Magazines should be in the driver’s seats when it comes to cultivating unpaid Internet search. Still, most publishers believe their online products and Web sites aren’t getting nearly the number of hits they should be, says Mike Levin, vice president of interactive for Connors Communications. "Magazines are in the absolute, strongest position in ﾑnatural’ or ﾑorganic’ search. Google is super-sensitive to the rate that new content is released, and that’s perfect for magazines."
Although paid search is currently a $12.5 billion industry with the majority of the money being spent on display ads and keywords, Levin, speaking at the Magazine Publishers of America’s Magazine’s 24/7 conference at the Sheraton in New York, says free, "natural" search is the best way to go. Free search is "longer term," Levin says. "It doesn’t rise and fall with your (advertising) campaigns."
Levin offered the following advice to the attendees at the "Profiting in the Digital Age" conference:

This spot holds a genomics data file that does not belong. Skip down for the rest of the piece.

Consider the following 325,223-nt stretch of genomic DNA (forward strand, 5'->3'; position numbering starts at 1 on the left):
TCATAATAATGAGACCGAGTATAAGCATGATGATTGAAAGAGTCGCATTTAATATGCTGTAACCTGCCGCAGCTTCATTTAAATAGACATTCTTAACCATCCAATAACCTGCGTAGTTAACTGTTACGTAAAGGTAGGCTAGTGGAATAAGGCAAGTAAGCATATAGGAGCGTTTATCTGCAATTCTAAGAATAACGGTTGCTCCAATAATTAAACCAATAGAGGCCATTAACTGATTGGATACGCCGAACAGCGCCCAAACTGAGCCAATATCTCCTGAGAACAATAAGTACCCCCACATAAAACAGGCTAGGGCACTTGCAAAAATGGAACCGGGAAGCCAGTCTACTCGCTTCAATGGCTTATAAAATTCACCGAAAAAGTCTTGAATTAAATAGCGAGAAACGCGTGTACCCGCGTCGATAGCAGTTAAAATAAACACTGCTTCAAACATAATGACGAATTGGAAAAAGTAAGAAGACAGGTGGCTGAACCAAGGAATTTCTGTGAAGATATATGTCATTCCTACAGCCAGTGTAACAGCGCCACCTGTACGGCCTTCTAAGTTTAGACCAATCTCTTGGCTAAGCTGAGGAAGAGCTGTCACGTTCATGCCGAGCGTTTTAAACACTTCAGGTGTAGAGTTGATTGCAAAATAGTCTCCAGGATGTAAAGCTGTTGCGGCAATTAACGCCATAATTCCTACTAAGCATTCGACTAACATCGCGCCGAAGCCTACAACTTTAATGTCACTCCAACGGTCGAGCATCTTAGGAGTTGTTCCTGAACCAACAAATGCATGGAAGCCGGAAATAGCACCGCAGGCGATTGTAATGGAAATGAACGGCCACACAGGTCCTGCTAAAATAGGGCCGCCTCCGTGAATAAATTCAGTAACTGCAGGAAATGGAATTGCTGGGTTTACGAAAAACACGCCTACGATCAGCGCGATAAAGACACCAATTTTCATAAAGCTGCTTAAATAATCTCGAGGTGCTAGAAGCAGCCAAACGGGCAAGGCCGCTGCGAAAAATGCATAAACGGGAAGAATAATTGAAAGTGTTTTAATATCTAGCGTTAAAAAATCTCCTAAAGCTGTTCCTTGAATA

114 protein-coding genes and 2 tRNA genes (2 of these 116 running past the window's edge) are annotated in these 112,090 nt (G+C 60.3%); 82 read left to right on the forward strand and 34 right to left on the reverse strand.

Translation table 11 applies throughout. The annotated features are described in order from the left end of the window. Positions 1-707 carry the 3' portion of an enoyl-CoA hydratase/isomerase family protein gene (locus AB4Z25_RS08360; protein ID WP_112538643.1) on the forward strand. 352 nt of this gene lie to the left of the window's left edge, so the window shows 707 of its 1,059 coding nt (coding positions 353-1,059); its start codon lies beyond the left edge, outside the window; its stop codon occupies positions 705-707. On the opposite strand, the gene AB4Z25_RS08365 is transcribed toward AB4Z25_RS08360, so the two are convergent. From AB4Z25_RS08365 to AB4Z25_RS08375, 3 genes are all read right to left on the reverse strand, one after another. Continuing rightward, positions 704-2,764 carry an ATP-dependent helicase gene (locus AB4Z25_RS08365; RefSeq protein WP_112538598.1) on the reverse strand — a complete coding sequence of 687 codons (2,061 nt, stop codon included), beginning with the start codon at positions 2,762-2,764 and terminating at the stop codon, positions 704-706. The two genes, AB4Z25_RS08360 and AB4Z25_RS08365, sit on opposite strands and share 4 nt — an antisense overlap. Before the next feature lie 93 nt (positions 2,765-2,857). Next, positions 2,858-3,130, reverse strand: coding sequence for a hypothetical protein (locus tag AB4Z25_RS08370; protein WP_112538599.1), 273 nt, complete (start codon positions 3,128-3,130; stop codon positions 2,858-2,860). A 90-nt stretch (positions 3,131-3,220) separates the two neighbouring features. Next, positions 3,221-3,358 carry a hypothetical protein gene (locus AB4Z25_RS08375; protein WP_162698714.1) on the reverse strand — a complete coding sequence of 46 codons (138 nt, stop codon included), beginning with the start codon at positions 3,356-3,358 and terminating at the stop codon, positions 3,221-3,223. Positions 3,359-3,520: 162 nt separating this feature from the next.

Work together. IT, edit and advertising staffs need to work together to achieve "consensus, confidence and clarity," in their online content.
Write simple, keyword-focused headlines on edit copy. Headlines on online content should "get right to the point," says Levin, because search engines like Google, Yahoo! and MSN are tuned-in to the aspects of a page. "Once you set a search-friendly URL, a search-friendly headline and a search-friendly title tag, you can be as creative with your article and the rest of the page as you want to be," he says.
Offer blogs. Blogging allows readers and edit staff to continually update content on a Web site, pandering to search sensitivity to the realese of new content.
Stay branded. Search engines strive to bring users relevant and accurate content and magazines with solid reputations will rank higher on searches than their lesser-known counterparts.